After organizers were forced to turn patrons away due to an overcrowded Rackham Amitheater, Thursday night’s performance of “The Hijabi Monologues” started with two words: “I’m tired.”

“Do you know what it’s like to represent a billion human beings every day you walk out of your house?” LSA junior Zeinab Khalil asked in her opening line.

Khalil’s monologue was the first of 14 performed by undergraduate and graduate students, recent graduates, professionals, Muslims and non-Muslims. The goal of the night was to take the focus off the hijab and onto the hijabi — the woman wearing the headscarf.

“The Hijabi Monologues” calls itself the “inverse” of Eve Ensler’s “Vagina Monologues” — taking a similar format to the feminist play. But instead of focusing on making a normally private topic public, the play talked about the individual meaning of being a Muslim woman in modern U.S. society. Actresses performed pieces about serious topics like the death of a son, but also told more lighthearted stories, like the fun of taking a cat named “Sexy” to the vet.

“We’re basically trying to normalize women who wear the headscarf,” said Rackham student Imaan Ali, one of the performers. “We have the same worries; we have the same crushes on celebrities if we’re young. We suffer the same way; we cry the same way; we laugh the same way.”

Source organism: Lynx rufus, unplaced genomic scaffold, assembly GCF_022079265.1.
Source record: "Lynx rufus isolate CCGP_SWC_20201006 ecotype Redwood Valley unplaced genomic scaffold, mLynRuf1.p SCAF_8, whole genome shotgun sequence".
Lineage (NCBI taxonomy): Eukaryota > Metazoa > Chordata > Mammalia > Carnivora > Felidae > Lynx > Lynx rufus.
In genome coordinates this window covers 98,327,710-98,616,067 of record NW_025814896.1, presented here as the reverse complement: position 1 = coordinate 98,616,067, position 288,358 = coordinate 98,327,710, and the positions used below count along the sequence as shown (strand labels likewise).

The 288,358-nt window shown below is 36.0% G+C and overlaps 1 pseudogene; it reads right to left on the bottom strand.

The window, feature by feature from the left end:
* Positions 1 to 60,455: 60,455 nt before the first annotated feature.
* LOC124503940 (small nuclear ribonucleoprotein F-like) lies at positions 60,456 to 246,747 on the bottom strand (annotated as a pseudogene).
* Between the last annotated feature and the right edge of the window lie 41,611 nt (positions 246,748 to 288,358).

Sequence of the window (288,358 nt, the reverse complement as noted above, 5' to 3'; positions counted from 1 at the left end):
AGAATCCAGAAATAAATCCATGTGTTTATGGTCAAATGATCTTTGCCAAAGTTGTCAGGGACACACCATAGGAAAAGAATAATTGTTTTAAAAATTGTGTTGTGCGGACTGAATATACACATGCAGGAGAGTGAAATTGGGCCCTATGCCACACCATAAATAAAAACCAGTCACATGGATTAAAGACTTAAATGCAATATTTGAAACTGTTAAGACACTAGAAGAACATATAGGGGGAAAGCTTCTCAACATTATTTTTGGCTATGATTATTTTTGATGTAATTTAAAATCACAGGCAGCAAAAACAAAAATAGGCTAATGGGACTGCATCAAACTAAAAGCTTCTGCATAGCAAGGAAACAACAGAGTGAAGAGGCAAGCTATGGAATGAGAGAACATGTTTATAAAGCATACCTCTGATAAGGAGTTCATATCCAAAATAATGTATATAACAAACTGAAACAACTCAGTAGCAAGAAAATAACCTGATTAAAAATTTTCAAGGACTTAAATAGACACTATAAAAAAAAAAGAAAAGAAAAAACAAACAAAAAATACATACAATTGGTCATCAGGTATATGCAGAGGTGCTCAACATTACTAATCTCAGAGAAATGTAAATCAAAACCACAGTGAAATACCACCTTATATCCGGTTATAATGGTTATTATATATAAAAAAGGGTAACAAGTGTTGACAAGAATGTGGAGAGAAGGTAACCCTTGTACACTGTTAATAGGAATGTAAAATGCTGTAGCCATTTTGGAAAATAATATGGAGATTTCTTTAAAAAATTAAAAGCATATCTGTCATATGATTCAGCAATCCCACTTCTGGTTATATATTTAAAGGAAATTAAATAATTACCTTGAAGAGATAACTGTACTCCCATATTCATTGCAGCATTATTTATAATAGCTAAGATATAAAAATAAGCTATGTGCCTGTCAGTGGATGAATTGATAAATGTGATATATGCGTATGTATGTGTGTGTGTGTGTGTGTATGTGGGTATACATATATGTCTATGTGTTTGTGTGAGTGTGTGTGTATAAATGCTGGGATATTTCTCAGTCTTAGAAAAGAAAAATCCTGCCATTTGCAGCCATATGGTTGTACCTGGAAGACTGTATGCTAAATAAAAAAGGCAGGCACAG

Public Health student Amena Qureshi, a performer at the event, said popular media and misinformation can perpetuate stereotypes about women who choose to wear the hijab, but events like the “Monologues” can begin to open up conversation about the relationship between religion and identity.

“We’re just as educated and motivated as any human being, but we also choose to show our religion blatantly and honestly,” Qureshi said in an interview.

But the monologues weren’t all about the discrimination women who wear a headscarf often face. Topics touched on football games and ineffective pickup lines, seldom mentioning the hijab itself.

“None of the stories actually discuss it or discuss wearing it per se as much as they discuss worries that really bring out the idea of this complex human being,” said Rackham student Nama Khalil, director of “The Hijabi Monologues.”

After the intermission, Khalil and her co-director, LSA sophomore Mobashira Farooqi, introduced the beginnings of their new project: “The Kufi Diaries,” pitched as a male version of “The Hijabi Monologues.” The event will similarly be comprised of stories by University students. A kufi is a hat that is a religious symbol rooted in Muslim tradition.

Thursday’s performance featured the first two kufi stories, but Farooqi said they hope to stage a performance of a completed production in Fall 2013.

LSA freshman Shukria Fairooz said she particularly enjoyed the humor in the play, especially in the monologue titled “Shy Girl” about a quiet hijabi who ends up beating up a boy after he was rude to her.

The Muslim Engineering Students’ Association, the Muslim Students’ Association, the Muslim Graduate Student Association, the Center of Engineering Diversity and Outreach, and Rackham Student Government sponsored the free event.

Corrections appended: A previous version of the article misstated Nama Khalil’s opening lines and that a Kufi is rooted in African Islamic practice, and misspelled Khalili and Mobashira Farooqi’s names.

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